Alexandria is a charming town, especially the compact Old Town Alexandria where I spent most of my time. It is full of boutiques, restaurants, antique shops and theaters as well as historic sites that played a role in the development of the creation of the U.S.A.
Something as simple as the Market Square, with it's lovely landscaping and fountain, is full of history. Today it is a popular market place as it has been, without interruption since 1753. In fact it had been the second largest slave market in the country at one time.
a large fountain and extensive landscaping,
If you don't have a well versed friend to show you around, stop at the Alexandria Visitor Center at the Ramsay House. Here you can learn about the places you might like to see. Located at 221 King Street.
If you're a real history buff it might be fun to take the Alexandria Historical Scavenger Hunt while there.
Fair warning, while visiting Alexandria you may be infected with the desire to learn EVERYTHING about the early history of the USA!!
I just posted this for fun. While exploring beautiful Alexandria, we walked pass this business who is very proud of their Guard Samoyed. If you look at his paws their wrapped behind his ears. I just thought this was cute.
Alexandria Visitor Center
221 King Street Alexandria, VA 22314
Located at along Cameron Street
Parking in Alexandria can be tricky with meters, no parking zones and conflicting parking signs. Make sure you look at the signs to ensure you don't get a ticket or towed. There are several municipal parking lots scattered around town which usually have paring spaces available.
Right before I left on my Summer 2009 vacation that included Alexandria, I sprained my ankle. Because of that I made sure to wear supportive shoes, but that's not always the case.
In Historic Alexandria all of the sidewalks are cobblestone. Many times my foot landed unevenly and I was wincing in pain. One day I wore flip flops and a few times my ankle was pretty sore. So, my warning is to bring some supportive athletic shoes or at least some sandals with lots of support.
Watch out for snow in Virginia. Though we might not get a lot, people here are not the best drivers, and they like to run red lights. Guess what happens when people run red lights in the snow? Accidents!
Even better is when the snow blows into the metro station and the station workers just sit in their heated booths while commuters slip and slide on the snow and ice. Can I bring my own shovel next time?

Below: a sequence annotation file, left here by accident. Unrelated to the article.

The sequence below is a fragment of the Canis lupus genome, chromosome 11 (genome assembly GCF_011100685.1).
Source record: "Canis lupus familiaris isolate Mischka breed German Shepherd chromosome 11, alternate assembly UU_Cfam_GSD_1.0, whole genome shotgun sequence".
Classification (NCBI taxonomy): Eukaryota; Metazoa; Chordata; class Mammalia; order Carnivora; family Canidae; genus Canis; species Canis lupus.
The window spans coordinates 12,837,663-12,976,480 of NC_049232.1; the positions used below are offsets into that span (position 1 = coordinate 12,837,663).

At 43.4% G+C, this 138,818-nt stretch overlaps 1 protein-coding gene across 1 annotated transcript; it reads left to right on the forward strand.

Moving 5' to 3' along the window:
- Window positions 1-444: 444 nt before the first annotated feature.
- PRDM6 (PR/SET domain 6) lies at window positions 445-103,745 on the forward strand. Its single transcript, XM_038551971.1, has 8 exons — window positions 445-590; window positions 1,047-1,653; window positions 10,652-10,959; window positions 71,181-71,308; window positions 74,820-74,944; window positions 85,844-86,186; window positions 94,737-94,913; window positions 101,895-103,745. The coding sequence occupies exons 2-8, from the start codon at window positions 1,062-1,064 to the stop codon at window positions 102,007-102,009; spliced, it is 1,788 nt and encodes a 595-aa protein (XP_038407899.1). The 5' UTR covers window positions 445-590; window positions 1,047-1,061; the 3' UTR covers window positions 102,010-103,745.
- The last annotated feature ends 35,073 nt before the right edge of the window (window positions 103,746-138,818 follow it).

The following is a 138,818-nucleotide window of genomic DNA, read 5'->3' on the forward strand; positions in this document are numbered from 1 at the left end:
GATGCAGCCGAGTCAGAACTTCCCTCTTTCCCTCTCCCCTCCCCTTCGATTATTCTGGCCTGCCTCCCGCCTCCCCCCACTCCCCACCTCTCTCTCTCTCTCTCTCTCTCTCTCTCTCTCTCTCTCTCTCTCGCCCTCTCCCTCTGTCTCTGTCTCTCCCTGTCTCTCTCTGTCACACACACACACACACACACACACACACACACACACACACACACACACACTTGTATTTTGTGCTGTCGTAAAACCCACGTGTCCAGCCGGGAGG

Unless you are with someone who knows the area, I would suggest not traveling further north than Princess St in Old Town Alexandria. That is where the low income, bad part of town begins. You will be okay on the main streets such as Washington St or down by the waterfront when going north.
When it snows like it did in February, 2003 (when Alexandria received 27"- 67,5 cm.- of snow), sizeable snow drifts pushed aside by road crews remain. These drifts make it inconvenient at best and dangerous at worst to navigate the streets. I ought to know. I tried to mount one of those snow drifts to take a snap of Las Tapas. Not only did that fail, but I fell backwards on my head. Fortunately, however, neither my camera nor I were seriously injured or damaged. In fact, I think the camera came out of the deal better than I did. I went across the road to take a safer snap, but that fall knocked a knot on my head that you wouldn't believe. Don't worry about me, I just hope I didn't crack the sidewalk.
When you get 27" (67,5 cm.) of snow followed closely by remarkably warmer temperatures, the Potomac River can flood the streets and businesses of lower Alexandria. For approximately a block and a half, businesses put sand bags in front of their stores.
This adventurous baby squirrel had a tete-a-tete with one of my cats, who was sitting in the window. He (she? the picture's not that clear . . ) had been wandering around the deck right before this, and would have come into the house, I think, if I had but opened the door. His (her?) father (mother?) was showing him (her?) the ropes around the squirrel neighborhood, which includes our deck, drainpipe, and roof.
Who's in whose backyard? This deer wandered into our suburban neighborhood this summer. We don't normally see them in our yard, although others closer to a big park a few miles away do. We were in the middle of a drought and this deer was probably looking for water (it was eating our neighbor's flowers when my husband first spotted it). Suburban sprawl has put a squeeze on the wildlife.
Prohibitions in Market Square:
- No Skateboarding
- No Bicycle or Moped riding
- No Radio and Tape playing unless wearing headphones
- No wading in the fountain, including pets.